She should keep it in line.

The University’s Division for DEI has fourteen headquarters employees. It oversees

  1. Center for Community Partnerships – seven full time employees
  2. The Office for Equal Opportunity and Civil Rights is rebuilding its website. No personnel listed. This office runs two programs that are required for federal compliance, the University ADA Office and Title IX Office.
  3. Disability Advocacy & Action Committee
  4. Diversity Council
  5. President Ryan’s Racial Equity Task Force, which has advised racial equity initiatives on infrastructure and investment, access, climate, intergroup relations, scholarships, and healing and repair (such as statue removal and contextualization and a new, lavishly funded academic program on ‘Race, Place and Equity’ with “deans from many of UVA’s schools already committing to participate”).
  6. Native & Indigenous Relations Community (NIRC)
  7. Women’s Leadership Council, and;
  8. Five Employee Resource Groups
    • Black Faculty and Staff Employee Resource Group
    • LGBT Committee
    • Latinx Employee Resource Group
    • Military Service Veteran Employee Resource Group
    • Organization of Employees from Africa

The University also has an Equity Center. You will be pleased to know that

“The Equity Center will tangibly redress racial and economic inequity in university communities by advancing a transformative approach to the fundamental research mission, which will, in turn, reform institutional values, pedagogy, and operations.”

A “transformative approach to the fundamental research mission.”

Personally, I always support the airing of new ideas. It would be interesting in this case, however, to find out why the university’s research mission needs to be transformed before entertaining ideas on how to transform it, and to what.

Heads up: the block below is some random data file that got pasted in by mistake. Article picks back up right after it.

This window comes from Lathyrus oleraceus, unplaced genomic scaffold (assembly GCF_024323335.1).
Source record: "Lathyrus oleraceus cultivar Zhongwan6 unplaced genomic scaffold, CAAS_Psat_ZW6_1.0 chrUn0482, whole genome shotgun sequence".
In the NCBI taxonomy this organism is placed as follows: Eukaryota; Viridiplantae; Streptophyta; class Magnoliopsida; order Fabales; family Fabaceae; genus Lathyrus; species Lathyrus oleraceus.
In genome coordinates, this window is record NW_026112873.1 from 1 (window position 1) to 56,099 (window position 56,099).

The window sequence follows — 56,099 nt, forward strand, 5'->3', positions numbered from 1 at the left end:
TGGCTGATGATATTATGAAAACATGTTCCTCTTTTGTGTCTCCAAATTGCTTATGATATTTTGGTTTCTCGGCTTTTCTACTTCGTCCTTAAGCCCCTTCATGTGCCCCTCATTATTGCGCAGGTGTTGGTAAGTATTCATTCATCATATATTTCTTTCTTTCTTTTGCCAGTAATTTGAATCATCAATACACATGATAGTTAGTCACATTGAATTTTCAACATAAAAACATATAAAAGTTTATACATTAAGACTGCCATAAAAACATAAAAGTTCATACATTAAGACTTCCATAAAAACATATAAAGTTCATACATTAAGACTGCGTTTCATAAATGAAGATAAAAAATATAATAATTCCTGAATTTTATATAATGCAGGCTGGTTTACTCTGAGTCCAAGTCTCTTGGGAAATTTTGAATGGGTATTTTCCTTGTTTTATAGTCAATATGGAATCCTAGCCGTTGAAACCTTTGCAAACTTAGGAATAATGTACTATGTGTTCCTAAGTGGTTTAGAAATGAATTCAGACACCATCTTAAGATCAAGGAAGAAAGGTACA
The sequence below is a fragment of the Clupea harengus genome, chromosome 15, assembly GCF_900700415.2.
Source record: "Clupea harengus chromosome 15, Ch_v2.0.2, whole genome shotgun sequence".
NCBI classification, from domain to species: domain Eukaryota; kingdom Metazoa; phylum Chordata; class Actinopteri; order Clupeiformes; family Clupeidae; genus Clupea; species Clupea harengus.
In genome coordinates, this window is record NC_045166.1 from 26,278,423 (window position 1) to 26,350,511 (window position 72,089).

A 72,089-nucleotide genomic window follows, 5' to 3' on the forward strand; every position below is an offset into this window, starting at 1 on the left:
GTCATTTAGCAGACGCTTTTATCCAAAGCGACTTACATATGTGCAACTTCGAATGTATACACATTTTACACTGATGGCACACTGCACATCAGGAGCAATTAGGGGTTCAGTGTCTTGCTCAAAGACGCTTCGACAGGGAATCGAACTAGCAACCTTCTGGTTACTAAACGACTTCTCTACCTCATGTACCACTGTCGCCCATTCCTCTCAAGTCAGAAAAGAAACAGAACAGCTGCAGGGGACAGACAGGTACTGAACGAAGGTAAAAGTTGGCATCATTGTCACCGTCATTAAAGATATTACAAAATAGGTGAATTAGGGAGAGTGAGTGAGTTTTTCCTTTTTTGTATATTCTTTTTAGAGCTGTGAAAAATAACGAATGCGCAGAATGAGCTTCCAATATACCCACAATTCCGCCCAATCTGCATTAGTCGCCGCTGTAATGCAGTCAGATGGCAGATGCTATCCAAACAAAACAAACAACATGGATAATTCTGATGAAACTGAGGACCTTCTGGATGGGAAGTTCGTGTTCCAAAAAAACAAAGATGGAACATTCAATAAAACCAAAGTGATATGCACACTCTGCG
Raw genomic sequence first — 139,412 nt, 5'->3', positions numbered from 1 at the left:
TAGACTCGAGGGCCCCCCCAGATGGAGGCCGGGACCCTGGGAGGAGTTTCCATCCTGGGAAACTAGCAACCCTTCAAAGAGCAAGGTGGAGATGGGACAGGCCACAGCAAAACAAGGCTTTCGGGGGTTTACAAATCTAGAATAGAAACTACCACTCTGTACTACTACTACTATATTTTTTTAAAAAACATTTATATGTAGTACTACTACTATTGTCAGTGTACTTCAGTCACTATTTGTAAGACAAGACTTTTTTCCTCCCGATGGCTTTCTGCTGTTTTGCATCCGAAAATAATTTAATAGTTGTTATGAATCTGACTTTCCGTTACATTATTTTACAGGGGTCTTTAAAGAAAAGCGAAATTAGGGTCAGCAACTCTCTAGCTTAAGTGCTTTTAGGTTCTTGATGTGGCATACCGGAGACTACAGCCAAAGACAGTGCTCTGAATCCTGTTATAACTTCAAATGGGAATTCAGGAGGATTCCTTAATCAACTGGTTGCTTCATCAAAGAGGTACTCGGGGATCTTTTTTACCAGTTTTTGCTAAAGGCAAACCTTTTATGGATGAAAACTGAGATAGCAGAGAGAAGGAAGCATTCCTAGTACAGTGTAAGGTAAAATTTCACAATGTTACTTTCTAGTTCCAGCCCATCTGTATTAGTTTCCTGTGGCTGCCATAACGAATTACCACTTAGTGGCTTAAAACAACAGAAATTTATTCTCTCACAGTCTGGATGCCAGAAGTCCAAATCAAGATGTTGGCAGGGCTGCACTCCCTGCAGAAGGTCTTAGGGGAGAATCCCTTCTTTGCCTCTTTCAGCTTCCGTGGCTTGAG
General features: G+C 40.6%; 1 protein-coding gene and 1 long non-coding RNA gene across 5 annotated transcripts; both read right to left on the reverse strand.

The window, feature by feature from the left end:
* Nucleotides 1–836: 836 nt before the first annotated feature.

The leadership page of the Equity Center lists 43 employees. They have such titles as: Executive Director; a Local Steering Committee Member, Institutional Inequality; Director of Equitable Analysis; Faculty Director, Design Justice; Faculty Director, Youth Education Pipeline with several local steering committee members; a Local Steering Committee Member, Ground Theory of Structural Racism; a Director of Community Research; a Faculty Director, Institutional Inequality; a National Advisory Committee, Equity Center Co-Founder; Faculty Director, Grounded Theory of Structural Racism; Faculty Director of the Equity Center; Doctoral Fellow, School of Education, Youth Education Pipeline;  Sound Justice Lab Postdoctoral Research Associate; Arts Research Program Manager;  Youth Pipeline Director; Educational Equity Data Scientist; and Faculty Leader, Youth Education Pipeline Programs.

School of Education Youth Education Pipeline indeed.

The Equity Center, in partnership with the Office of the President and the Office of DEI, has an Institutional Inequality Initiative that seeks reparations in their quest for equity and racial justice.

“In order to enact our mission of redressing inequity within the communities we are embedded, it is necessary for us as a public institution of higher education to continue to build our capacity for equity and racial justice. From the level of executive leadership through each internal stakeholder group, including students, staff and faculty, we need to develop institutional equity literacy with common understandings of principles of equity, historical underpinnings of our social location, and methods of redress, including respectful community engagement and scholarships and reparations.”